• 2007: Sum\begin{align*}16+19+17+19+7+3=81\end{align*} Mean: \begin{align*}\frac{81}{6}=13.5\end{align*}
  • 2006: Sum\begin{align*}14+17+16+15+6+3=71\end{align*} Mean: \begin{align*}\frac{71}{6}=11.83\end{align*}

The sum of the squared deviances for each year is:

  • 2008: \begin{align*}(19-17.5)^2+(25-17.5)^2+(21-17.5)^2+(25-17.5)^2+(9-17.5)^2+(6-17.5)^2=331.5\end{align*}
  • 2007: \begin{align*}(16-13.5)^2+(19-13.5)^2+(17-13.5)^2+(19-13.5)^2+(7-13.5)^2+(3-13.5)^2=231.5\end{align*}
  • 2006: \begin{align*}(14-11.83)^2+(17-11.83)^2+(16-11.83)^2+(15-11.83)^2+(6-11.83)^2+(3-11.83)^2=170.833\end{align*}

The variance of each set is:

  • 2008: \begin{align*}\frac{331.5}{6}=55.25\end{align*}
  • 2007: \begin{align*} \frac{231.5}{6}=38.583\end{align*}
  • 2006: \begin{align*}\frac{170.833}{6}=28.472 \end{align*}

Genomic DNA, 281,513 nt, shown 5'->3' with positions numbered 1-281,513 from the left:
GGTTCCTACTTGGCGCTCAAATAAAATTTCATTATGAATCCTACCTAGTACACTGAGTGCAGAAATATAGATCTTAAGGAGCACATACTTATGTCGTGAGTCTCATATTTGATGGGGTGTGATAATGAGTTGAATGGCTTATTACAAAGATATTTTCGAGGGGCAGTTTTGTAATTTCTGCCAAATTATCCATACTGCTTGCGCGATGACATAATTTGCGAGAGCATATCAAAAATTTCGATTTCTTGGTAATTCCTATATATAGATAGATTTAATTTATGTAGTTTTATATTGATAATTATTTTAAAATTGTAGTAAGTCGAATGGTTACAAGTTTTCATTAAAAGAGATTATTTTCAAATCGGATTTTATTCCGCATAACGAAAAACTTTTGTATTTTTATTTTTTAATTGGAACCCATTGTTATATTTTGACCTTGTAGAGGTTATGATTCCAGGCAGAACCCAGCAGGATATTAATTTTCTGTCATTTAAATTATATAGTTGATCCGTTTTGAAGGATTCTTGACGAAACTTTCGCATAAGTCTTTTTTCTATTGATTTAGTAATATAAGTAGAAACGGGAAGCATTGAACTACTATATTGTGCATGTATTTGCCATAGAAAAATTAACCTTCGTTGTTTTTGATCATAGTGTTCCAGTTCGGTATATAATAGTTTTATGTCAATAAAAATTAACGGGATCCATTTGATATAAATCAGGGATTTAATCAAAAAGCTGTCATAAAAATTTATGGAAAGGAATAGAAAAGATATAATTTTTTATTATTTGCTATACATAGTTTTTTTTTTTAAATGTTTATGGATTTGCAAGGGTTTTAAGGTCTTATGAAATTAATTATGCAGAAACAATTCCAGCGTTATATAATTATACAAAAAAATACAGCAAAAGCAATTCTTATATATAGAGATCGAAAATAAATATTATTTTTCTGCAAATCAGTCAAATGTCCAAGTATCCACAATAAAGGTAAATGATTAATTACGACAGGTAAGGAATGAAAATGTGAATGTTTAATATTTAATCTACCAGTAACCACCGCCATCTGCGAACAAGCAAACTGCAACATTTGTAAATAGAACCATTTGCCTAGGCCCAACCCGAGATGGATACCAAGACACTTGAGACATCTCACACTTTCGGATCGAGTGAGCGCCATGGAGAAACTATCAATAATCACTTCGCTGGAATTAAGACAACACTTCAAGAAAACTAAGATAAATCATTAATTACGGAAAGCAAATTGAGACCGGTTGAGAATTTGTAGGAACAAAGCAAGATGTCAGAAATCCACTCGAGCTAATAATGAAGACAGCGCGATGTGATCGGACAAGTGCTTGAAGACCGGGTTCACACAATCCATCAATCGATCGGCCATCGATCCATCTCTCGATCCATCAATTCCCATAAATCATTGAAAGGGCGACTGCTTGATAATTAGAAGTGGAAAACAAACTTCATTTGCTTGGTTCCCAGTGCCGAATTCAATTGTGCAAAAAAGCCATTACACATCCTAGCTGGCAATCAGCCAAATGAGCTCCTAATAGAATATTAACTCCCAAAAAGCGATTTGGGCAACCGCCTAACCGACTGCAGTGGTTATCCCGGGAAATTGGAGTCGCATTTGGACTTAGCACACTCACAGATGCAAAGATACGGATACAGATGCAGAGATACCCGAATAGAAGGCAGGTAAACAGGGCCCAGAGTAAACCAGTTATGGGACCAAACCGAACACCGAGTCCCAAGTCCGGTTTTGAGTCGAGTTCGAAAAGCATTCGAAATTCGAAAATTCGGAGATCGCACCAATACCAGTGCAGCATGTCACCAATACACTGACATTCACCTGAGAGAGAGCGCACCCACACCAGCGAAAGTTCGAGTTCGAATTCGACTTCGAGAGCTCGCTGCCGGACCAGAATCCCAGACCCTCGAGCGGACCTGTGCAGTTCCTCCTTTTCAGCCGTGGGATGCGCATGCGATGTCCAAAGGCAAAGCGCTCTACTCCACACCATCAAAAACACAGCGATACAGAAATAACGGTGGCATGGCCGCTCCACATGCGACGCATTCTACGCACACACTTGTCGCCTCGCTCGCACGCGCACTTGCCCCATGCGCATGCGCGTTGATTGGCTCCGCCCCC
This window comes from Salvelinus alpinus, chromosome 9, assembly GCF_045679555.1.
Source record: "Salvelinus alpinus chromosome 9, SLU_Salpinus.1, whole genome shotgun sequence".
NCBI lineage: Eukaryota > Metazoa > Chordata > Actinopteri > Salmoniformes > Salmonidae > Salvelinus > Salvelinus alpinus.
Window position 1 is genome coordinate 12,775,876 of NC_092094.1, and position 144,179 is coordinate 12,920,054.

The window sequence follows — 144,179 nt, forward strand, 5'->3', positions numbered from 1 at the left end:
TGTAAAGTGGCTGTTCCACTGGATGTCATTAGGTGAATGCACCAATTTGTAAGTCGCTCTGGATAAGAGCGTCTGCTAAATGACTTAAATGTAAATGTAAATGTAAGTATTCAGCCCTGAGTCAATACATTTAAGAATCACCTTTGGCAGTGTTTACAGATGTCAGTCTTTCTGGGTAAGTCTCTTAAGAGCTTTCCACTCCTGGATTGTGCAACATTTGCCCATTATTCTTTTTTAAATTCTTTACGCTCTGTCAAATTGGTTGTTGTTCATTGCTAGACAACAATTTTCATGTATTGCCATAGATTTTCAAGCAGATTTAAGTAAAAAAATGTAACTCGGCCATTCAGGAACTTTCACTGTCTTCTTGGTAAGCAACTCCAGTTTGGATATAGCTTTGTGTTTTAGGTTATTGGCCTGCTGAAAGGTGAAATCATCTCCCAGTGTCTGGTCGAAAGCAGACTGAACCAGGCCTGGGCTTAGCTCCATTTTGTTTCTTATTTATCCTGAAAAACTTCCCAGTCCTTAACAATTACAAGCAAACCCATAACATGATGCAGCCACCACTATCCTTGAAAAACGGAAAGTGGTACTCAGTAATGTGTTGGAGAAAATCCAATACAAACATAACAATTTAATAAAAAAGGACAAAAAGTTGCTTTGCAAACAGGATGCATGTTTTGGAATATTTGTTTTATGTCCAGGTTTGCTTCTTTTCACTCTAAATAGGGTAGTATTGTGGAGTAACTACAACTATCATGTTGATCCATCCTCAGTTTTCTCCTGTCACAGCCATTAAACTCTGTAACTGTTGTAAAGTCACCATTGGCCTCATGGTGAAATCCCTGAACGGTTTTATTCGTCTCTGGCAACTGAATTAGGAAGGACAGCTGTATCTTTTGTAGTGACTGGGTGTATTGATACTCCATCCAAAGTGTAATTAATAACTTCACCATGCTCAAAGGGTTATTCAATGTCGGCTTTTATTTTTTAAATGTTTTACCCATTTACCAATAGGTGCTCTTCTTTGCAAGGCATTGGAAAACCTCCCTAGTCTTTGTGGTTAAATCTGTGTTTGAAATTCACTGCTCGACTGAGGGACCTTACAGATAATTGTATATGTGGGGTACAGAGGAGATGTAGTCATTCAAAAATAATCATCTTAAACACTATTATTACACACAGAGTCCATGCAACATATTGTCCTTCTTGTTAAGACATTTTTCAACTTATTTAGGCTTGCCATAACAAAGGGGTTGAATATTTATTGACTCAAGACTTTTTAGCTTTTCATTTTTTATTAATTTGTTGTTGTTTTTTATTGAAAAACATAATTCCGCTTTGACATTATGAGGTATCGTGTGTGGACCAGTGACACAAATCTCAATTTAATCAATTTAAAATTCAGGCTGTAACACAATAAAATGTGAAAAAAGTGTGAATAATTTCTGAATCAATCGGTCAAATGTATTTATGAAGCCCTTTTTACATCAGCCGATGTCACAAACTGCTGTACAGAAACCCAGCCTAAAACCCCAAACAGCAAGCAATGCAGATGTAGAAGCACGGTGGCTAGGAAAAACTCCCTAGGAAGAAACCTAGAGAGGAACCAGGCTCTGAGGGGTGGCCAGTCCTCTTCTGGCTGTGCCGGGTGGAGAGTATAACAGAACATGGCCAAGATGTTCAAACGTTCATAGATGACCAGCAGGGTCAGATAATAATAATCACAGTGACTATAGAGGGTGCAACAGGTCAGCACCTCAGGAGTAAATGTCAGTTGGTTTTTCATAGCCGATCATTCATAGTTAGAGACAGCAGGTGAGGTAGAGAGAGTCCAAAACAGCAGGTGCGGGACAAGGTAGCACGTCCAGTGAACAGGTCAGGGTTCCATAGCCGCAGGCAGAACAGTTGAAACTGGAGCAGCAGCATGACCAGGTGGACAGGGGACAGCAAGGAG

\begin{align*}\therefore\end{align*} 2008 has the greatest variance and 2006 has the least variance

Earlier Problem Revisited

Could you find the variance of a data set presented as a histogram?

After your practice above, this should no longer be a problem!


The number of cars of various colors in a parking lot with 5 levels is summarized by the table below, use the data to answer questions 1-4.

Red Yellow Blue White
Level 1 11 4 9 14
Level 2 9 3 8 11
Level 3 13 5 10 12
Level 4 14 4 7 9
Level 5 12 6 13 7


Example 1

What is the variance of red cars among the 5 levels?

The population of red cars across the 5 levels is: 11, 9, 13, 14, and 12.

  • Add the values and divide by five to get the mean of 11.8.
  • Square each of the values and sum the squares: \begin{align*}11^2+9^2+13^2+14^2+12^2=711\end{align*}